A troupe of clowns have been coming every day, too, which is so totally bizarre and out of place that it also seems to fit right in. Watching them, so silly among the rocks and the dirt and the filth, making people laugh in such awful conditions, it really seemed to me that this is what circus must have originated as. Something not bound by any rules of appropriateness or safety. Something that is just pure absurdity to bring a smile to people’s faces.


I worked the night shift in the tea tent a couple days ago with a girl who is also from America. There was a constant flow of people all night long. I discovered that many refugees end up not sleeping at night. It’s so cold that many sit by their fires and talk all night long, and fall asleep during the day when it’s warmer.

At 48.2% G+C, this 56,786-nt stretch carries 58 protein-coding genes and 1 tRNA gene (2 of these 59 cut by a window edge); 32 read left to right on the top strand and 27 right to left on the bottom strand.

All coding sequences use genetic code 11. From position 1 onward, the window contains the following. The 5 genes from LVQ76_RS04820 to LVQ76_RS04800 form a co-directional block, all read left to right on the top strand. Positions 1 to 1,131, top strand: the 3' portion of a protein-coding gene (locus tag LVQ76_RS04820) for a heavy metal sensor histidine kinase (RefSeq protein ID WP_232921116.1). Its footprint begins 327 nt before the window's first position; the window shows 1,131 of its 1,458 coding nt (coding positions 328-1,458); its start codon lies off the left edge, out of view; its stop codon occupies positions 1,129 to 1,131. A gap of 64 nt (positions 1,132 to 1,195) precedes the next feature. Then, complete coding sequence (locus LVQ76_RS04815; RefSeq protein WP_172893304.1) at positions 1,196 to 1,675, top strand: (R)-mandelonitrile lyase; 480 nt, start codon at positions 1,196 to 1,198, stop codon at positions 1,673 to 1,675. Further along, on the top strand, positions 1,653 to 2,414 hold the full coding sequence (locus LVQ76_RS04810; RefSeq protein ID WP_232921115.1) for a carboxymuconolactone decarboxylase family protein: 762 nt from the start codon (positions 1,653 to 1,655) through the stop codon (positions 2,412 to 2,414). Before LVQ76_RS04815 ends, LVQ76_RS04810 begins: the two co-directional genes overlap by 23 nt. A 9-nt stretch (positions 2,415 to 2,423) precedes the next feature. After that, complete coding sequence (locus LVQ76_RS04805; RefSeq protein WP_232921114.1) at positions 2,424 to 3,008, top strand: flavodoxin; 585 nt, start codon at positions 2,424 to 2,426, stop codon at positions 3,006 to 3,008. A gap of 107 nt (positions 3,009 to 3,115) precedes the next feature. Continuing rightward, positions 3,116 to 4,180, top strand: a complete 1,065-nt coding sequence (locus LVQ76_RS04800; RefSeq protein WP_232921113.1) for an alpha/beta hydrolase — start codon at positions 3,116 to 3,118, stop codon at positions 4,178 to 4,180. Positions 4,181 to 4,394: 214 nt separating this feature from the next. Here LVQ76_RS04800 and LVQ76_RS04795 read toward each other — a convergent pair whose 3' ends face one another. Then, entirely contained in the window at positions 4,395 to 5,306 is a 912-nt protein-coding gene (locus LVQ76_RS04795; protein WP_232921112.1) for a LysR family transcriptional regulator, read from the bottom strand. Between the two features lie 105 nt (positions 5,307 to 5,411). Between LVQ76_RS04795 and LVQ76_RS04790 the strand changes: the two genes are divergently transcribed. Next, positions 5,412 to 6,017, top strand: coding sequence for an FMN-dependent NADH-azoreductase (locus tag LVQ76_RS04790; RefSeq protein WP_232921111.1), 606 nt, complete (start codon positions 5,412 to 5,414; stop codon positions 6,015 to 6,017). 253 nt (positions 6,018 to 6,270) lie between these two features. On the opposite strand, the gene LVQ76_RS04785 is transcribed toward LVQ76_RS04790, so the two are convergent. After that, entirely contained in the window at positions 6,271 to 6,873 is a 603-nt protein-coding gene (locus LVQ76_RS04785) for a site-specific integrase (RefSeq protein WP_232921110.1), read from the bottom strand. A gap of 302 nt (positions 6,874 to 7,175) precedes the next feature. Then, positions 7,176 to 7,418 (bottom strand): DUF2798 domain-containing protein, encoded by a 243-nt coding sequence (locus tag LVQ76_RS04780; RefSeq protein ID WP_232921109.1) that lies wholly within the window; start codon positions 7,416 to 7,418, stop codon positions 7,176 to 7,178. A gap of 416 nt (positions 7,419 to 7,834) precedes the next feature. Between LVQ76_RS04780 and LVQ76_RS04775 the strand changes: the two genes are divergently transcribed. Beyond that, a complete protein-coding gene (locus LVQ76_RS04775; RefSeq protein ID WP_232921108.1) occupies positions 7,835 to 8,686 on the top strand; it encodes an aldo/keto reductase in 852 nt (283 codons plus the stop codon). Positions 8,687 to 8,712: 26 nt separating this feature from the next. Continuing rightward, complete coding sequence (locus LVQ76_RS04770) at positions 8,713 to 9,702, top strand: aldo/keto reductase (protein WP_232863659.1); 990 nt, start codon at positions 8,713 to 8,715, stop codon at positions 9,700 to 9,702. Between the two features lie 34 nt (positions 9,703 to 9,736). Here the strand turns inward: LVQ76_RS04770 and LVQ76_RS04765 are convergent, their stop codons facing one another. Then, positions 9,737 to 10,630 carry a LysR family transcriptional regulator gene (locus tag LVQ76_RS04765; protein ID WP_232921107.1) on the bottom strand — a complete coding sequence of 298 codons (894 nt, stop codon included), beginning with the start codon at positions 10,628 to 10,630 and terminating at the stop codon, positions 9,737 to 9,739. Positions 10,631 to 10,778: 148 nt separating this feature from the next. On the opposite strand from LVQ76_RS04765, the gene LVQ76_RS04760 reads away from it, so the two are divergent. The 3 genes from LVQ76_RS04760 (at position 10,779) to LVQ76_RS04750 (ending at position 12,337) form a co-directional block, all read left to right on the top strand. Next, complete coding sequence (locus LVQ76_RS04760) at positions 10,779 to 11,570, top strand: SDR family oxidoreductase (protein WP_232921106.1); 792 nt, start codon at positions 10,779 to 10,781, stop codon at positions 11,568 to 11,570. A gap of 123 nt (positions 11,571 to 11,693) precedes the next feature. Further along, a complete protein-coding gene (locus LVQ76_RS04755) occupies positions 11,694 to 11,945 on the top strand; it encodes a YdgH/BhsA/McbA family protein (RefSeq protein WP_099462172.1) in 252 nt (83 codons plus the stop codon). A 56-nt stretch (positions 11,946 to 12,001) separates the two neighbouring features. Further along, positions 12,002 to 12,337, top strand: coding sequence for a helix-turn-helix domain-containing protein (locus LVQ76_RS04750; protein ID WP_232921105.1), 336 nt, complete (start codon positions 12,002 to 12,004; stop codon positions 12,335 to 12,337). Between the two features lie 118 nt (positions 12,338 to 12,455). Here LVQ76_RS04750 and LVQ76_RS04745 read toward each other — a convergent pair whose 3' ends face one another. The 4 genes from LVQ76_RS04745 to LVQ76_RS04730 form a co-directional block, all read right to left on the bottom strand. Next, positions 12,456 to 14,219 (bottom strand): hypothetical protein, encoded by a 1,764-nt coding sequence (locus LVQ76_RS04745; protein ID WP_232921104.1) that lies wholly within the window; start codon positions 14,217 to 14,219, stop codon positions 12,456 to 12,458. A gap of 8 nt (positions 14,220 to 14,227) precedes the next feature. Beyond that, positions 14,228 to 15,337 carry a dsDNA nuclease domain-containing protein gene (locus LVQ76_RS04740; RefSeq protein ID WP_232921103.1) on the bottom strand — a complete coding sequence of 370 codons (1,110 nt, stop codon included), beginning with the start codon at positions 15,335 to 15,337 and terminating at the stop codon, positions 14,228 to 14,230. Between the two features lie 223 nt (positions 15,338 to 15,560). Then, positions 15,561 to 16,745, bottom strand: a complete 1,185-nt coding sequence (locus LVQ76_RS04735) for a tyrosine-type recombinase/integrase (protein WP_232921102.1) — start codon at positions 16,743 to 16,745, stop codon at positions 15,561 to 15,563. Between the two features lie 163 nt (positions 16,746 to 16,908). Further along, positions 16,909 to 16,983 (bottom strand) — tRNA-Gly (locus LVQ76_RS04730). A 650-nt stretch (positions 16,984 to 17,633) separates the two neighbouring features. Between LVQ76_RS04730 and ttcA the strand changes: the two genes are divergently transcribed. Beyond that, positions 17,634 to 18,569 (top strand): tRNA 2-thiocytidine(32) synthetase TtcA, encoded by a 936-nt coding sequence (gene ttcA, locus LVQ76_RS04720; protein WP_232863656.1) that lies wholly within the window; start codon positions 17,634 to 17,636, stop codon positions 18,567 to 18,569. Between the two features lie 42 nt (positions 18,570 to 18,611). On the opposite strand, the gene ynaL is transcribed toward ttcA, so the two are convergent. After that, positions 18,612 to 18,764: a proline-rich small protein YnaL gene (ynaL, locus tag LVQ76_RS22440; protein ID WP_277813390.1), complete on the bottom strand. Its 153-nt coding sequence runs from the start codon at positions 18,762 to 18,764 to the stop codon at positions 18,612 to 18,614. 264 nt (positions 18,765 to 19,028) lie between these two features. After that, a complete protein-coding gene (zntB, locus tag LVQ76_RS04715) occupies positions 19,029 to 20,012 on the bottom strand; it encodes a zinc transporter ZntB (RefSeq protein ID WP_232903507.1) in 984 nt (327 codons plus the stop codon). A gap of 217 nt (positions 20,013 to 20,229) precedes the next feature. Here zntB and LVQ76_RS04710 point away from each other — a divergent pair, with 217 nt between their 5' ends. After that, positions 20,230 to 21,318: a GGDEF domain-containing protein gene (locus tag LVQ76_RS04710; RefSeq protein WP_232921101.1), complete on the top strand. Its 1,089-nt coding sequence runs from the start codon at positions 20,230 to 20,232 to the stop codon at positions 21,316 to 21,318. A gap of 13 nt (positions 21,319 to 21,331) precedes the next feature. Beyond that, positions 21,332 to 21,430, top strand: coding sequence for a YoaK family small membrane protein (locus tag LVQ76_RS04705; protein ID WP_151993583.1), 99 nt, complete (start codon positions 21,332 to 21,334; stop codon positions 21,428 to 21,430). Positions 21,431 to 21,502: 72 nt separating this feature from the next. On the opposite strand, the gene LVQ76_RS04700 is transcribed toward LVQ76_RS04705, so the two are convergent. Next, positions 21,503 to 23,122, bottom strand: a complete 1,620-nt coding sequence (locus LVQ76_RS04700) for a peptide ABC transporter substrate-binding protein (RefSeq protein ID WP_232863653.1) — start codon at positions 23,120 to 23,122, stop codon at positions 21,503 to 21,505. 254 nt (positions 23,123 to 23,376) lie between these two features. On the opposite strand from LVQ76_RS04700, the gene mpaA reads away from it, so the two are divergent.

As Amy and I were serving chai, a boy from Afghanistan came up to the door. While we were getting him his drink, he asked where we were from. Usually, me saying I’m from America gets an impressed reaction. This time, when we said America, he just kind of glanced down.

“Oh,” he said. “America killed my father.”

He explained that the attacks on Afghanistan by Bush had killed his father in 2004. “Bush was very bad to us,” he said.

It was a really friendly interaction – it wasn’t like he held us responsible for the actions of our country – but I just can’t explain what that feels like. To to have someone casually tell you that their father was killed in a bombing. To know that it was your country that did that. To feel guilty even though it’s not your fault. To know that many people at home wouldn’t care that this boy lost his father because of our wars.